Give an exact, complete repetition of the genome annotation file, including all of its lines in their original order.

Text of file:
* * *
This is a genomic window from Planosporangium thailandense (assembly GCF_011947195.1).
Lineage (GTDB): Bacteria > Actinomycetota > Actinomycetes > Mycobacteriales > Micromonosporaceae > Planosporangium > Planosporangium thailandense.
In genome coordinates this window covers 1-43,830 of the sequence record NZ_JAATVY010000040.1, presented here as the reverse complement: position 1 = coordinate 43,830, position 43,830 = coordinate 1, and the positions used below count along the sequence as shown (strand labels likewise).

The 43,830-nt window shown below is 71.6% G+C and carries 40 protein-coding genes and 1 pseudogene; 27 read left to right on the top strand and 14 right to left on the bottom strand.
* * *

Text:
This is a genomic window from Planosporangium thailandense (assembly GCF_011947195.1).
Lineage (GTDB): Bacteria > Actinomycetota > Actinomycetes > Mycobacteriales > Micromonosporaceae > Planosporangium > Planosporangium thailandense.
In genome coordinates this window covers 1-43,830 of the sequence record NZ_JAATVY010000040.1, presented here as the reverse complement: position 1 = coordinate 43,830, position 43,830 = coordinate 1, and the positions used below count along the sequence as shown (strand labels likewise).

The 43,830-nt window shown below is 71.6% G+C and carries 40 protein-coding genes and 1 pseudogene; 27 read left to right on the top strand and 14 right to left on the bottom strand.